Bruckner Archive acquires a 1919 Vienna Symphony Orchestra Bruckner Fest Flyer

click to expand
Click to enlarge
In 1900, Ferdinand Loewe founded the Wiener Symphoniker. He remained its chief conductor until 1925. During that time, he was a strong proponent of Bruckner's music and occasionally presented a "Bruckner Fest." In 1919, the first Bruckner Fest was held and the Bruckner Archive has acquired one of the promotional flyers.

The flyer (shown to the right) announces a chamber concert, a choral concert and two orchestral performances.

Ferdinand Loewe and the Vienna Symphony Orchestra.

Ferdinand Loewe and his Vienna Symphony Orchestra

Here are the specifics of each concert (Courtesy: Gilles Houle)

23 April 1919 (Wednesday at 6:00 pm) - Vienna - Konzerthaus Großer-Saal
-Ferdinand Löwe
-Wiener Symphoniker and the Wiener Singakademie mixed-choir
Anton Bruckner : Psalm 150 for soprano, mixed-choir and orchestra (WAB 38)
-Soloist : Gertrude Förstel
Anton Bruckner : Symphony No. 8 in C minor, 1892 version edited by Haslinger-Schlesinger-Lienau (WAB 108)

24 April 1919 (Thursday at 6:00 pm) - Chamber Concert at the "Mozartsaal" of the Konzerthaus
This concert organized by the Society's Concert Office ("Konzertbüro") and was repeated on Monday, April 28th.
Anton Bruckner: Three Choral Works:
Um Mitternacht (WAB 89) (1864)
Träumen und Wachen (1890)
Laßt Jubeltöne laut erklingen: Festive song (cantata) (1854)

-The Wiener Schubertbund, under the direction of Ferdinand Rebay
-Alexander Pöschl, piano.
Anton Bruckner: String Quintet in F major (1879)
-The Wiener Konzerthaus Quartet (August Jancovich, first violin; Heinrich Graeser, second violin; Karl Doktor, first viola; Paul Grümmer, violoncello) and Otto Rieger (2nd viola)

25 April 1919 (Friday at 6:00 pm) - Vienna - Konzerthaus Großer-Saal
-Ferdinand Löwe
-Wiener Symphoniker and the Wiener Singakademie mixed-choir
Anton Bruckner : Symphony No. 9 in D minor (unfinished) , Ferdinand Löwe's retouched version of 1903 (WAB 109)
Anton Bruckner : Te Deum for soloists (SATB), mixed-choir, orchestra and organ (1884) (WAB 45)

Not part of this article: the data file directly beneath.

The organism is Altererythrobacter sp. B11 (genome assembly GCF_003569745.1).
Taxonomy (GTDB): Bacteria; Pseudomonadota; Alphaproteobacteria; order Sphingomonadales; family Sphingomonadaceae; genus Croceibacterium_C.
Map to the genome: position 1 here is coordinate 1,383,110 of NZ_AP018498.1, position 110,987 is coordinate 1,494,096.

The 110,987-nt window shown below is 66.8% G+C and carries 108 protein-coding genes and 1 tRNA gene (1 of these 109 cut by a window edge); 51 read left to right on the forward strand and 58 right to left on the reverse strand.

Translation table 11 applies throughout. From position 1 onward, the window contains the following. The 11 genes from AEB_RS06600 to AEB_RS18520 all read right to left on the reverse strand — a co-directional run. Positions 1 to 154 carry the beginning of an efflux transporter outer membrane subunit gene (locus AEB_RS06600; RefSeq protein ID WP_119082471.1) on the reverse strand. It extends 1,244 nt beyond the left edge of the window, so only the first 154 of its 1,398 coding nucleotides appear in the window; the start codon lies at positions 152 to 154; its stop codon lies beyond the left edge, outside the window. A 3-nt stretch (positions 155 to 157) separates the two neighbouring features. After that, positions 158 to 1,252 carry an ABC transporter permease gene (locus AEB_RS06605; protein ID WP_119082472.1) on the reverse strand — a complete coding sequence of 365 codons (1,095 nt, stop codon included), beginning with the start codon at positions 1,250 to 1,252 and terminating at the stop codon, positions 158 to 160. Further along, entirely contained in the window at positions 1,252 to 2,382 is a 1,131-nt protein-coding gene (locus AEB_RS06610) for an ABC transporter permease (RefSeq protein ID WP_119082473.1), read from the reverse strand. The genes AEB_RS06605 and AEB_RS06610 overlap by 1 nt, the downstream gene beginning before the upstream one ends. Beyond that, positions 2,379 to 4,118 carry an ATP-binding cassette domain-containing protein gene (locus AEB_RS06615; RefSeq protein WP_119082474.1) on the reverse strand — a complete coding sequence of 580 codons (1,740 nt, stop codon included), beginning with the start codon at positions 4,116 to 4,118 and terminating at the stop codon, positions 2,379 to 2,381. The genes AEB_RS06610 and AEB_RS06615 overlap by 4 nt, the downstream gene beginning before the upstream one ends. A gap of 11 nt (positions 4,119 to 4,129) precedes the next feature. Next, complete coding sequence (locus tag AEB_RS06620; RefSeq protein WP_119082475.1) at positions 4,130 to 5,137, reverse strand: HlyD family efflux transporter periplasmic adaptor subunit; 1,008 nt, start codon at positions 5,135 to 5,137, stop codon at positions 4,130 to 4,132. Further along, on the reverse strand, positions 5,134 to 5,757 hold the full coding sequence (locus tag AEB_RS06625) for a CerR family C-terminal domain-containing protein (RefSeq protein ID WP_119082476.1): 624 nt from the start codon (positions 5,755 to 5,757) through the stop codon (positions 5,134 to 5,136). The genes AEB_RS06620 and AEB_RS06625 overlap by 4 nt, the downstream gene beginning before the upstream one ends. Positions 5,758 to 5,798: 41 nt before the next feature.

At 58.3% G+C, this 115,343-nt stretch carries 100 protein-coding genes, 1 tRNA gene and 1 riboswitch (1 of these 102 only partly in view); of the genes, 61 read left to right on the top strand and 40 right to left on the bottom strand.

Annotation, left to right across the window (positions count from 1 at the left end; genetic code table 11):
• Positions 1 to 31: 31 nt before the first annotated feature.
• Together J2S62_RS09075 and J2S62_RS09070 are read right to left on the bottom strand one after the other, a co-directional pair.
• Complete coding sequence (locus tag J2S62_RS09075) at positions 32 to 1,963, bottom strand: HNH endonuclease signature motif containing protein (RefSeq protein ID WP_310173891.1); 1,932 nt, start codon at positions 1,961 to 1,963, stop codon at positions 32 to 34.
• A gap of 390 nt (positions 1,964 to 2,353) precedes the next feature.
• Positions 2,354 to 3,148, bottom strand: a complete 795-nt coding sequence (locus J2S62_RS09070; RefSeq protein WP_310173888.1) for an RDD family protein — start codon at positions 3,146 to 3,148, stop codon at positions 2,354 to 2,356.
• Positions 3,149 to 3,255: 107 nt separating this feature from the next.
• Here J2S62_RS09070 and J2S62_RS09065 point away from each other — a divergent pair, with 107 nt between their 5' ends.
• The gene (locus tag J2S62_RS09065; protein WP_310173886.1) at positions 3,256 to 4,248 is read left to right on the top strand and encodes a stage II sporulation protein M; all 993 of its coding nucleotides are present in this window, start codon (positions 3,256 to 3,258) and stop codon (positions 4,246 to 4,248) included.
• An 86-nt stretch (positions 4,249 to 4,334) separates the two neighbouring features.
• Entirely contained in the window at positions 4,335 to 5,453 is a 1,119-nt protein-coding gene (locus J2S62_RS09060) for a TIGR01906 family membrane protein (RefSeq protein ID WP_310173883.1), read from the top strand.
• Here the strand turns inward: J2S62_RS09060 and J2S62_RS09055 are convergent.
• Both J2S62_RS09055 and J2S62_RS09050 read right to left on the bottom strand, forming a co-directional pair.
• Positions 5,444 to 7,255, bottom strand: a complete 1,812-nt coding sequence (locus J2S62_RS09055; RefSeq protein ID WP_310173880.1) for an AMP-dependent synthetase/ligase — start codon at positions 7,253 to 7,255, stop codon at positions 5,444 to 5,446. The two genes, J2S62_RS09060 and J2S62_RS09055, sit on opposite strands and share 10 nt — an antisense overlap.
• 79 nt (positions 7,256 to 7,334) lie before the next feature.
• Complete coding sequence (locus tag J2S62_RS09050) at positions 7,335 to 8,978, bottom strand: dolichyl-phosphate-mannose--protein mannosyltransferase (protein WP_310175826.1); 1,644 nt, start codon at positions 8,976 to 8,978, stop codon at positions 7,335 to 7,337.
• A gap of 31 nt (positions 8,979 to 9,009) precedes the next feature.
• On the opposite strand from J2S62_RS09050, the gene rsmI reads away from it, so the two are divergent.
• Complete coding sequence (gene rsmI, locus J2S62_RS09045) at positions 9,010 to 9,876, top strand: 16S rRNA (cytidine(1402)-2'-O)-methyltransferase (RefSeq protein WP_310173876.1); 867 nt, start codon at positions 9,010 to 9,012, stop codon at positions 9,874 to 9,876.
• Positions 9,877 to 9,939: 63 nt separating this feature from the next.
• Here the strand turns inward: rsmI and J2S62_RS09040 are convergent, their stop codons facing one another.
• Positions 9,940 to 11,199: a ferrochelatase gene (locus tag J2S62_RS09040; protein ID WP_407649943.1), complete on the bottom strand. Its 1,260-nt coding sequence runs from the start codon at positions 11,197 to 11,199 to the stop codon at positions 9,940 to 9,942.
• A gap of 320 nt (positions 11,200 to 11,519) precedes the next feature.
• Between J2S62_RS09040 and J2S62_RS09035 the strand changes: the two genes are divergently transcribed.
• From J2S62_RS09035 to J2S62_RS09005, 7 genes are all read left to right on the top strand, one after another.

-Gertrude Förstel, soprano; Emilie Rutschka, alto
-Karl Bagar, tenor; Richard Mayr, bass

27 April 1919 (Sunday at 6:00 pm)- Vienna - Konzerthaus Großer-Saal
-Ferdinand Löwe
-Wiener Symphoniker » and the Wiener Singakademie mixed-choir
Anton Bruckner : Mass No. 3 (« The Great ») in F minor for soloists (SATB) , mixed-choir, orchestra and organ (WAB 28)
-Gertrude Förstel, soprano; Emmy Heim, alto
-Arthur Preuß, tenor; Richard Mayr, bass

From the 1918-1919 season onward, the music programs of the Vienna Konzerthaus began to carry to a greater extent the personal signature of the Secretary-General (appointed for the 1912-1913 season) of the Austrian musicologist Hugo Botstiber (born on April 21, 1875 in Vienna).

Hugo Botstiber (1875-1941).

Hugo Botstiber (ca. 1920)

The majority of the concerts officially organized by the Konzerthaus Society still relied on the symphonic cycles given by the Wiener Konzert-Verein (Vienna Concert Society) under the direction of Ferdinand Löwe. For economic reasons, the orchestra continued its close collaboration with the Tonkünstler Orchestra Association (which inevitably lead, after the First World War, to a merger and the creation in 1919 of the Wiener Symphoniker).

However, these programs only accounted for about thirty percent of the total concert activity of the Konzerthaus Society. The Society's Concert Office (Konzertbüro) was responsible for the remaining seventy percent of the programming. Botstiber increasingly pushed forward his own visionary projects. He was also involved in their design. It was Botstiber who encouraged the creation of a Bruckner Festival. Its first edition took place from April 23 to April 27, 1919 (see flyer above). It included three symphonic concerts (with the participation of the Vienna Symphony Orchestra and the Vienna Singakademie under the direction of Löwe) and one chamber music concert (with the participation of the Vienna Schubertbund male-choir and the Wiener Konzerthaus String Quartet).

Hugo Botstiber came from a Jewish family, but converted to the Roman Catholicism in 1897. He studied at the Vienna Conservatory under Robert Fuchs and Guido Adler and took private lessons with Alexander von Zemlinsky. In 1900, he was hired as music librarian at the Gesellschaft der Musikfreunde. In 1905, he was appointed as its secretary and director. After his retirement, Botstiber continued working as a private scholar. With the annexation of Austria into Nazi Germany ("Anschluß") in 1938, he emigrated to the United Kingdom. He died on January 15, 1941 in Shrewsbury in Shropshire, England.

(Source: Robert Lackner. "Hugo Botstiber und das Wiener Konzerthaus: Leben und Wirken eines Kulturmanagers vom “ Fin de Siècle ” bis zum Anschluß") (translation: Gilles Houle)